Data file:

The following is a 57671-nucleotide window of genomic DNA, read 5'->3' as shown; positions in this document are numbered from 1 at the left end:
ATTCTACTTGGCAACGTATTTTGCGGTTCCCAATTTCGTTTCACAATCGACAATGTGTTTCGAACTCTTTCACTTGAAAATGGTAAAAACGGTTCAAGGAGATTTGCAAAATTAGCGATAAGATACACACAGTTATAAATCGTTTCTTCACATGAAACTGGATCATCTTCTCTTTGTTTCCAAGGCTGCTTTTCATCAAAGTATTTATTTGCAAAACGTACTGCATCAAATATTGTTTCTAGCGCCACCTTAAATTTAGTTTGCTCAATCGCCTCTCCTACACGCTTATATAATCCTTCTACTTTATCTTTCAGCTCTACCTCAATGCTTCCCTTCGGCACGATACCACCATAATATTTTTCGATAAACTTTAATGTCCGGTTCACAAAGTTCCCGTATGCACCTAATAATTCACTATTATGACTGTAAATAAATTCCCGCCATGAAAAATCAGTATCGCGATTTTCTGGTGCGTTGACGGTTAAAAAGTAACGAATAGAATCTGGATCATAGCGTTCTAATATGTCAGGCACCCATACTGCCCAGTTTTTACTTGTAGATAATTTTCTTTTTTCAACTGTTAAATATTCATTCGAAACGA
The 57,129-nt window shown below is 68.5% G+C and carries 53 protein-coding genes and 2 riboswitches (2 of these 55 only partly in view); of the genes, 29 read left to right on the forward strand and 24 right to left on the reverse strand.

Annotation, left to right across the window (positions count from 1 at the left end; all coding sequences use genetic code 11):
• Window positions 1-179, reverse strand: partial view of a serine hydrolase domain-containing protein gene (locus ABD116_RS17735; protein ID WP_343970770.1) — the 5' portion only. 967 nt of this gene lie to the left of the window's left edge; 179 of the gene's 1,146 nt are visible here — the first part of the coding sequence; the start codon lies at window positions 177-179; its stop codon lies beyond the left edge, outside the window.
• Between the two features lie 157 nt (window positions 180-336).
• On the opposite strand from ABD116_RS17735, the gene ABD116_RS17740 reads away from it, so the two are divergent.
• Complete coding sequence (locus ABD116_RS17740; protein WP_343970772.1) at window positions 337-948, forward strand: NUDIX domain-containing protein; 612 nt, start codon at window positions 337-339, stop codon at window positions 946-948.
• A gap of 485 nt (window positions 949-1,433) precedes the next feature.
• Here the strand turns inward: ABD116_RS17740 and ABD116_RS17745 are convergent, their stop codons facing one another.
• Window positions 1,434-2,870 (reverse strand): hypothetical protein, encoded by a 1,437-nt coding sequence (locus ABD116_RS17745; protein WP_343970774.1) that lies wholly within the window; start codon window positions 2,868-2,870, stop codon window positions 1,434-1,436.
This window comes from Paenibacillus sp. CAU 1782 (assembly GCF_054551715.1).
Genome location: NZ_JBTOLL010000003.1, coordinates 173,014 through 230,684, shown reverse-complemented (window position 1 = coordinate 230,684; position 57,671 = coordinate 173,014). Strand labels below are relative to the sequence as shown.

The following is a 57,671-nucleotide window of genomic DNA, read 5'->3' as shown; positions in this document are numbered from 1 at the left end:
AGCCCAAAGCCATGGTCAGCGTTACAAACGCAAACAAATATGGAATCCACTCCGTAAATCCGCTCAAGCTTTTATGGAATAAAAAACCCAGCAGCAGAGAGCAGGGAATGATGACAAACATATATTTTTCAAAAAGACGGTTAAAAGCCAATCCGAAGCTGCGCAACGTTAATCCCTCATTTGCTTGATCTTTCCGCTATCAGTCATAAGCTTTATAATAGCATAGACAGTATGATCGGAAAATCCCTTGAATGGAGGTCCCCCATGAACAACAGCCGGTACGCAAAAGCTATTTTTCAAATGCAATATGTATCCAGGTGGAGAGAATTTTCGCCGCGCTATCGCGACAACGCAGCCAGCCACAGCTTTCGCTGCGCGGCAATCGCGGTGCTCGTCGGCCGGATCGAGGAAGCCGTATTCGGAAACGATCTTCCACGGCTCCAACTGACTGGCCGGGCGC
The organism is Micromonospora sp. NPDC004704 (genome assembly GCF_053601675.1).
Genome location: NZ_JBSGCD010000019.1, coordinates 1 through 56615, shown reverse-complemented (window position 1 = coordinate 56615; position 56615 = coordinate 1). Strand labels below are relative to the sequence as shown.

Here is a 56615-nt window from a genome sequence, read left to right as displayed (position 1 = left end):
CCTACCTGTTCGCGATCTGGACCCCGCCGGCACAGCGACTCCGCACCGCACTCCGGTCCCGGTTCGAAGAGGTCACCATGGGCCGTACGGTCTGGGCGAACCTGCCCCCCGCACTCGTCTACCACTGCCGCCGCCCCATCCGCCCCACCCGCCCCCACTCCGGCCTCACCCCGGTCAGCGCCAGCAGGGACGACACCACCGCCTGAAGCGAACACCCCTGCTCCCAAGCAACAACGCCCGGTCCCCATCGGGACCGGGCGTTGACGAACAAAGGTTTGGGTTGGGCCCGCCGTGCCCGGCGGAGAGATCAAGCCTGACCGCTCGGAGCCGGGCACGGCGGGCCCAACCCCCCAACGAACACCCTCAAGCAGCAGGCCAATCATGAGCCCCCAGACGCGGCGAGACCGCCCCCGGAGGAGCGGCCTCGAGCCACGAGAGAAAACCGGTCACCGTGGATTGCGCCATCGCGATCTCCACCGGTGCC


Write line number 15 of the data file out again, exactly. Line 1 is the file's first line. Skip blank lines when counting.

AGCCCAAAGCCATGGTCAGCGTTACAAACGCAAACAAATATGGAATCCACTCCGTAAATCCGCTCAAGCTTTTATGGAATAAAAAACCCAGCAGCAGAGAGCAGGGAATGATGACAAACATATATTTTTCAAAAAGACGGTTAAAAGCCAATCCGAAGCTGCGCAACGTTAATCCCTCATTTGCTTGATCTTTCCGCTATCAGTCATAAGCTTTATAATAGCATAGACAGTATGATCGGAAAATCCCTTGAATGGAGGTCCCCCATGAACAACAGCCGGTACGCAAAAGCTATTTTTCAAATGCAATATGTATCCAGGTGGAGAGAATTTTCGCCGCGCTATCGCGACAACGCAGCCAGCCACAGCTTTCGCTGCGCGGCAATCGCGGTGCTCGTCGGCCGGATCGAGGAAGCCGTATTCGGAAACGATCTTCCACGGCTCCAACTGACTGGCCGGGCGC